Martin made ‘an immense contribution to peace’ - Archbishop Martin

The late Deputy First Minister Martin McGuinness and Archbishop Eamon Martin in conversation at St. Patrick's Cathedral back in 2013. 2304Jm25
The late Deputy First Minister Martin McGuinness and Archbishop Eamon Martin in conversation at St. Patrick's Cathedral back in 2013. 2304Jm25

Archbishop Eamon Martin has spoken of how Martin McGuinness warm and friendly manner had helped “melt away suspicion and build trust”.

Eamon Martin was speaking as he delivered a poignant tribute to his fellow Derry man after the former Deputy First Minister passed away on Tuesday morning.

The Catholic Primate of All Ireland said: “Like many people I was shocked before Christmas to hear about the serious illness of Martin McGuinness, and, despite our hopes and prayers for his recovery, today I am saddened to learn that he has died.

“My first thoughts are with his dear wife Bernie, his children, grandchildren, brothers and sister, and all his many friends and loved ones.

“I will remember Martin as someone who chose personally to leave behind the path of violence and to walk instead along the more challenging path of peace and reconciliation.

“As a leader he was courageous and took risks in order to bring others with him, convincing them that goals could be achieved by politics and persuasion.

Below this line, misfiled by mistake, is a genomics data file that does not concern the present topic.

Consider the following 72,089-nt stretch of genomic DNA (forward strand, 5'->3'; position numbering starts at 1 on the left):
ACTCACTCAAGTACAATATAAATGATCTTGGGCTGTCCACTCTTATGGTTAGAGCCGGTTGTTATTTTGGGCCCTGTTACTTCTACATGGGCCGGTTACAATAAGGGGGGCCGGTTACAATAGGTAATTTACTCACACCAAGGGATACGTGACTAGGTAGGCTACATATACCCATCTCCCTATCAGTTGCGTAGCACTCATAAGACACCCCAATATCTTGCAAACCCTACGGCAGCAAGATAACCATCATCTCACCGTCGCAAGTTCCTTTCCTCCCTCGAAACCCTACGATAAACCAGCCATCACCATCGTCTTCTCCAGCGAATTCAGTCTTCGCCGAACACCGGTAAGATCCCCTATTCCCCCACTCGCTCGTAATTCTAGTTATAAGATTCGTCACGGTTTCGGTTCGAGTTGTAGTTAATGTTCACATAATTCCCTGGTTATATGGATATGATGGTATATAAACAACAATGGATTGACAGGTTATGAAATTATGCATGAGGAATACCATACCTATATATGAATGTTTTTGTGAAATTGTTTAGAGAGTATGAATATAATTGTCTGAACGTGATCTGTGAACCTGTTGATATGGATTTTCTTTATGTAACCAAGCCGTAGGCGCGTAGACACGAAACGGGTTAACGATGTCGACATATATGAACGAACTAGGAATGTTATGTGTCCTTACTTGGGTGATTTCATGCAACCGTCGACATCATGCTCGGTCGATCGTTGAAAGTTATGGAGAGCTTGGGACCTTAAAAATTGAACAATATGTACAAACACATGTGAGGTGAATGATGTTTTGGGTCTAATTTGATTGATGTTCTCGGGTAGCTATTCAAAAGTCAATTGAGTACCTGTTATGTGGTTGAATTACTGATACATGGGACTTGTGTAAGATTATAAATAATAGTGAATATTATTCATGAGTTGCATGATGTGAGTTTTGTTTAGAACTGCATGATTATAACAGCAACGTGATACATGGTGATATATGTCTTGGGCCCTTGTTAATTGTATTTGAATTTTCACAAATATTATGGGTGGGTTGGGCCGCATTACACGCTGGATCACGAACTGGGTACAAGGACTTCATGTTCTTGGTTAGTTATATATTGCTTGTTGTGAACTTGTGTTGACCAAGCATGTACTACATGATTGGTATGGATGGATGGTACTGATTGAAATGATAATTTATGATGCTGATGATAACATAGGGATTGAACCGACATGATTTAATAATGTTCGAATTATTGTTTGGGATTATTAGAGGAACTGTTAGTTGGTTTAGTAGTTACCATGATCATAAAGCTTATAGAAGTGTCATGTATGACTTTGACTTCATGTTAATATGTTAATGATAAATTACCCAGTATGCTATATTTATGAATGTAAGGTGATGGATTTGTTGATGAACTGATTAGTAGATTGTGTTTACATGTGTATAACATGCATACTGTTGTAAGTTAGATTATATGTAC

“He channelled his many gifts into creating and sustaining the peace process of which he was one of the key architects.”

Archbishop Martin said he had “no doubt” that Martin’s faith and relationship with God guided him along this journey.

“He was a man of prayer and I am personally grateful for his good wishes and encouragement to me, as a fellow Derry man, in my own vocation.”

The story of conflict in Ireland has brought much pain and trauma, Archbishop Martin said, adding: “I thank God that in recent years we have preferred peace to the horror of violence and war.

“People like Martin McGuinness have made an immense contribution to sustaining peace by reaching out a hand of friendship and reconciliation and being prepared to model alternatives to dispute and division.

“Martin’s personal warmth and open, friendly personality was able to melt away suspicion and help build trust with those coming from very different perspectives.

“Being grounded in love for his family, community and native city of Derry, he understood the importance of a peaceful, just and prosperous future for all. Martin was ambitious for peace. He knew that peace was worth striving for and was within reach in his life time.

“A fitting legacy for Martin would be a redoubling of efforts on all our parts to find solutions to our current problems and continue along the journey to a shared future. May he rest in peace. Ar dheis Dé go raibh a anam dilis.”